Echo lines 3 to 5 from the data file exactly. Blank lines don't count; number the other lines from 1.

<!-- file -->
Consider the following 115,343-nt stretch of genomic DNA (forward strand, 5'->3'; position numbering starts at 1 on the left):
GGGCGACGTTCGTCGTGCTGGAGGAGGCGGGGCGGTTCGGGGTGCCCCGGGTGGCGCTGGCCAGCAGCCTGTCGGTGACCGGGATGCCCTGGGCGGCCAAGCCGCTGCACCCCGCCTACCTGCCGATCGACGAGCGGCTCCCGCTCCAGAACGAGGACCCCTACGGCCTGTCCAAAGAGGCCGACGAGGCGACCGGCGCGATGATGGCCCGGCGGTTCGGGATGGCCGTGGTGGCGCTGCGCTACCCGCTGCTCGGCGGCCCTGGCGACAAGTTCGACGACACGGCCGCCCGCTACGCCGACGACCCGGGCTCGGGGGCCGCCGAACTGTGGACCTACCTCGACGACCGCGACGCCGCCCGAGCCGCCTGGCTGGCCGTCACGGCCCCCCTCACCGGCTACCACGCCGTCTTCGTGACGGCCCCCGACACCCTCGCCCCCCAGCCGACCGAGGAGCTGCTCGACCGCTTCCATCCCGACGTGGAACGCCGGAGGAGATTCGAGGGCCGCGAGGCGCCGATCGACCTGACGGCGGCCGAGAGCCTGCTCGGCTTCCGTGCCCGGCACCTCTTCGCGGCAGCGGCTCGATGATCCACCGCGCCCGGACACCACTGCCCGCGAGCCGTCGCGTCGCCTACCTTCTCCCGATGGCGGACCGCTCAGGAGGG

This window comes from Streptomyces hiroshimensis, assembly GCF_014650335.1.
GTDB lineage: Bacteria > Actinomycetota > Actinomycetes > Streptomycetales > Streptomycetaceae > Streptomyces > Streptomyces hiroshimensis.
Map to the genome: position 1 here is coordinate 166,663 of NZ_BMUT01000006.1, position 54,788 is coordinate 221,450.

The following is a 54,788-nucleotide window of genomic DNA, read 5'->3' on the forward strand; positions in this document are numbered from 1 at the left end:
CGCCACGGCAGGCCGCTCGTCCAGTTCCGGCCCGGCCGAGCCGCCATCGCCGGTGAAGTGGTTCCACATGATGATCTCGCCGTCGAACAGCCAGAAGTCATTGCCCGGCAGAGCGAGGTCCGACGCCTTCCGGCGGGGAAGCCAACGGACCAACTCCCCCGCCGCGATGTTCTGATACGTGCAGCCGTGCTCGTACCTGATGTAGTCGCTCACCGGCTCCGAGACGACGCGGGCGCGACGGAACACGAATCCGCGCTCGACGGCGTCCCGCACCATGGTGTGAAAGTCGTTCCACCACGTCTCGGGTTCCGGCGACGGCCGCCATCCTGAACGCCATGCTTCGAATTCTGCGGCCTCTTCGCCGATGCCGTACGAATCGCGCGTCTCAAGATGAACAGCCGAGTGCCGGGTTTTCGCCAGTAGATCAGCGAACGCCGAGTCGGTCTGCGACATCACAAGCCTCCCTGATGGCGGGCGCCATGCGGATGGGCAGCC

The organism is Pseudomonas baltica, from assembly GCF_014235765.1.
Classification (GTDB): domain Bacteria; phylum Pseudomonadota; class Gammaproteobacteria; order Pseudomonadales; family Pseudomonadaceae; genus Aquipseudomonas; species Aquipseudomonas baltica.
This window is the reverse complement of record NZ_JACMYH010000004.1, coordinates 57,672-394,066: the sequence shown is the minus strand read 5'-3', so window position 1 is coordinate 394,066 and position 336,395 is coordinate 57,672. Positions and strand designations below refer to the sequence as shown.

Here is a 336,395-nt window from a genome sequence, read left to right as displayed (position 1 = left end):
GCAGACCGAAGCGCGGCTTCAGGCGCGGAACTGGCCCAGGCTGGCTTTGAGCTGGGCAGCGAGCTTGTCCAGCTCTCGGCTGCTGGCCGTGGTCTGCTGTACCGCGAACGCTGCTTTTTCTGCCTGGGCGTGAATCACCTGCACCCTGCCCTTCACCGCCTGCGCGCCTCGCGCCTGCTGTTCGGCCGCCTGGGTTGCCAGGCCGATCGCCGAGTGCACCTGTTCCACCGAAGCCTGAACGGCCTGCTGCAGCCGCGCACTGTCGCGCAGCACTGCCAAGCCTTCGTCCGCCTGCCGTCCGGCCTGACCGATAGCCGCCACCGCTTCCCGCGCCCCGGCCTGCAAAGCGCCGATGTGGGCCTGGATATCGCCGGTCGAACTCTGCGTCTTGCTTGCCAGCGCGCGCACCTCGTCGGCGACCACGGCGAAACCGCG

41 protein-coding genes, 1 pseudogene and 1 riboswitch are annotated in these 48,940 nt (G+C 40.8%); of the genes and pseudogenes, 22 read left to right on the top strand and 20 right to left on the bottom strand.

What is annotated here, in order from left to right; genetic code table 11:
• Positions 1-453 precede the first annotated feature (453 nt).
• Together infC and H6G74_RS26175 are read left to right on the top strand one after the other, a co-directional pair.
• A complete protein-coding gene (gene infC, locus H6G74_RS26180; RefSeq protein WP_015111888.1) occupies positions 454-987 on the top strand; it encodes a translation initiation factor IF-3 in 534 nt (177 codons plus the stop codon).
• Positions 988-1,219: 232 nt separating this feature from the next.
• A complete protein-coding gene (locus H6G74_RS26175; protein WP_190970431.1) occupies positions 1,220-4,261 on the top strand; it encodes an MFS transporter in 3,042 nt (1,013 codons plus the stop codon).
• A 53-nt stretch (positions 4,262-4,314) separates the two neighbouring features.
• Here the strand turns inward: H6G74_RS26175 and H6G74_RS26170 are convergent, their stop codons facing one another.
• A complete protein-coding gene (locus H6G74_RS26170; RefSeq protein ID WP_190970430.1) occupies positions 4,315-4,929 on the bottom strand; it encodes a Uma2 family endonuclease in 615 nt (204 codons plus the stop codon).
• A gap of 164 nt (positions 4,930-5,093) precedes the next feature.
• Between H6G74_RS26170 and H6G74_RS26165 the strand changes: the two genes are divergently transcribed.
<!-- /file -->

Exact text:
This window comes from Streptomyces hiroshimensis, assembly GCF_014650335.1.
GTDB lineage: Bacteria > Actinomycetota > Actinomycetes > Streptomycetales > Streptomycetaceae > Streptomyces > Streptomyces hiroshimensis.
Map to the genome: position 1 here is coordinate 166,663 of NZ_BMUT01000006.1, position 54,788 is coordinate 221,450.